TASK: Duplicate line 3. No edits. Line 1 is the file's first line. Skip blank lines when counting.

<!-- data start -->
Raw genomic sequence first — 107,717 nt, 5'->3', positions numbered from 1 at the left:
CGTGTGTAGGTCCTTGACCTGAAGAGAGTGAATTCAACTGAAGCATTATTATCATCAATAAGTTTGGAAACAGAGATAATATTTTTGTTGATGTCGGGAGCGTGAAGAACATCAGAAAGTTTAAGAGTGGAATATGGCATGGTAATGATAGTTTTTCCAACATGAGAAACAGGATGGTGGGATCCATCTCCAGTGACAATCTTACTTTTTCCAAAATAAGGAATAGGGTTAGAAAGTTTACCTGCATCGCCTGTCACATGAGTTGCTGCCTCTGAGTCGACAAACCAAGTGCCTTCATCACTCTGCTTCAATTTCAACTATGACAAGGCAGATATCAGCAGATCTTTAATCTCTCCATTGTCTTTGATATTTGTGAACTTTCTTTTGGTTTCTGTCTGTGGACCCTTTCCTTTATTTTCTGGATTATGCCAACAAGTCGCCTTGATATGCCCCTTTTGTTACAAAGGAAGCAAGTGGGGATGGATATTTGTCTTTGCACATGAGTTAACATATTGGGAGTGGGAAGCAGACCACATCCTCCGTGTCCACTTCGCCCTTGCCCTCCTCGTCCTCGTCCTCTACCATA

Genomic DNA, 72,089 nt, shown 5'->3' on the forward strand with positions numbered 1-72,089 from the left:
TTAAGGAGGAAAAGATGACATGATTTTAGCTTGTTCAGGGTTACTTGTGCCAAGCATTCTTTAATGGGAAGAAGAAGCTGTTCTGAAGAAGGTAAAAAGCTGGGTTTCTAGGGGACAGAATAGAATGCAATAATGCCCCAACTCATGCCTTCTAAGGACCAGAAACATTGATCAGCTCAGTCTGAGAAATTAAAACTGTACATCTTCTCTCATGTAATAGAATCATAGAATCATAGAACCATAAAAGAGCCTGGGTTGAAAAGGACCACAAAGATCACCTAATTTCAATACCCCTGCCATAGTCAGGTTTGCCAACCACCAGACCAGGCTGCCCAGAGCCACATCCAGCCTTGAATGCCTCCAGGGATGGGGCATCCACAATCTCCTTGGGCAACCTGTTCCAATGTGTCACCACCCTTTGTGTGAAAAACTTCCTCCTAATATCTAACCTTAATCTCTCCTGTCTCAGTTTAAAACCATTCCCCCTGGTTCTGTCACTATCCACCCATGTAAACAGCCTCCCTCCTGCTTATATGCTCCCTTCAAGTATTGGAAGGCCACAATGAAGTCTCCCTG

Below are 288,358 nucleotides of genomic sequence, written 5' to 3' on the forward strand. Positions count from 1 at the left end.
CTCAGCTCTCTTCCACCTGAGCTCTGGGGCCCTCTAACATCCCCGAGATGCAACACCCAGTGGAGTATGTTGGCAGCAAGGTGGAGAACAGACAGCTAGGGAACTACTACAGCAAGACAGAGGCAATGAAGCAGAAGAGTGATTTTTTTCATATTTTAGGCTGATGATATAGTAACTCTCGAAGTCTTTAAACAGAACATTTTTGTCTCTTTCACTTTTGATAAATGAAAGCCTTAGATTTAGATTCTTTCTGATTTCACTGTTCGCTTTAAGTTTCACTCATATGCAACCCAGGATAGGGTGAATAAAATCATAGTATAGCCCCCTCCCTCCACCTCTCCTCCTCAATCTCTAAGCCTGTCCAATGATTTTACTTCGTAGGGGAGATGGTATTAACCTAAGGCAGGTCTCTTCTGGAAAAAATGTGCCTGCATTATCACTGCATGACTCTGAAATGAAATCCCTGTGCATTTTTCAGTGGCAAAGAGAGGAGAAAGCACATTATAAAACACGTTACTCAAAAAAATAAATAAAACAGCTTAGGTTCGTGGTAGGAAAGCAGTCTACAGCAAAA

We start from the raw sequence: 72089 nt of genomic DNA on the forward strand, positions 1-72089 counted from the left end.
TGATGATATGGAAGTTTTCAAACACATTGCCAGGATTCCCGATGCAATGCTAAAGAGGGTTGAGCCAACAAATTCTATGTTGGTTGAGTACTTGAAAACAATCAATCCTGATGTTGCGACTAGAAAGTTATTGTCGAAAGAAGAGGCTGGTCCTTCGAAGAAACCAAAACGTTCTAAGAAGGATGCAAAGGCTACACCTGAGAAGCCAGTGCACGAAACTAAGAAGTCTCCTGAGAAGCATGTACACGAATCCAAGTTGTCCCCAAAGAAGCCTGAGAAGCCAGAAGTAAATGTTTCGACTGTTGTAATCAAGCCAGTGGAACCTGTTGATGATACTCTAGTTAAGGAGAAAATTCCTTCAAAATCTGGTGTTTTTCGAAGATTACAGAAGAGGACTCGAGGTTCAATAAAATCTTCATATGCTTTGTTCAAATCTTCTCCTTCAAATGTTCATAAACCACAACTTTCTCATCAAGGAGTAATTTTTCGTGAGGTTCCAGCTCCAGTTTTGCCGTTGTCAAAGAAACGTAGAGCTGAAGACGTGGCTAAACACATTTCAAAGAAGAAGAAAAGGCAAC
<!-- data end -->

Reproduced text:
Genomic DNA, 72,089 nt, shown 5'->3' on the forward strand with positions numbered 1-72,089 from the left: